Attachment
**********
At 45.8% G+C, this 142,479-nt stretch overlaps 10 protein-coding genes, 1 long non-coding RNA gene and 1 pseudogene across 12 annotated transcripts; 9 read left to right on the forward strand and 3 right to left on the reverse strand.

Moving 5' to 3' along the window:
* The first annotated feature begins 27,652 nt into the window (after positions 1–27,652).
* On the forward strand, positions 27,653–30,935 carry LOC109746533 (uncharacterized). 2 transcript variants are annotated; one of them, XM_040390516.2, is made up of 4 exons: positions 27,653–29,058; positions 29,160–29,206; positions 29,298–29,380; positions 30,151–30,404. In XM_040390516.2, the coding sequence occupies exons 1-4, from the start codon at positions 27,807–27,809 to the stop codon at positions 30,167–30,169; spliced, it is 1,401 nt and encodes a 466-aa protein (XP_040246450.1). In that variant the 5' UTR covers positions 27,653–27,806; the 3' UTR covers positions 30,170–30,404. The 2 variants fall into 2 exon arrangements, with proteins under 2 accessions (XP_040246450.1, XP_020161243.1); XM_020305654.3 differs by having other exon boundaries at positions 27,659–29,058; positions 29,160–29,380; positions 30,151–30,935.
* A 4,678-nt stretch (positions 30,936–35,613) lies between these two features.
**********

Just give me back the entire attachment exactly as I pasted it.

At 45.8% G+C, this 142,479-nt stretch overlaps 10 protein-coding genes, 1 long non-coding RNA gene and 1 pseudogene across 12 annotated transcripts; 9 read left to right on the forward strand and 3 right to left on the reverse strand.

Moving 5' to 3' along the window:
* The first annotated feature begins 27,652 nt into the window (after positions 1–27,652).
* On the forward strand, positions 27,653–30,935 carry LOC109746533 (uncharacterized). 2 transcript variants are annotated; one of them, XM_040390516.2, is made up of 4 exons: positions 27,653–29,058; positions 29,160–29,206; positions 29,298–29,380; positions 30,151–30,404. In XM_040390516.2, the coding sequence occupies exons 1-4, from the start codon at positions 27,807–27,809 to the stop codon at positions 30,167–30,169; spliced, it is 1,401 nt and encodes a 466-aa protein (XP_040246450.1). In that variant the 5' UTR covers positions 27,653–27,806; the 3' UTR covers positions 30,170–30,404. The 2 variants fall into 2 exon arrangements, with proteins under 2 accessions (XP_040246450.1, XP_020161243.1); XM_020305654.3 differs by having other exon boundaries at positions 27,659–29,058; positions 29,160–29,380; positions 30,151–30,935.
* A 4,678-nt stretch (positions 30,936–35,613) lies between these two features.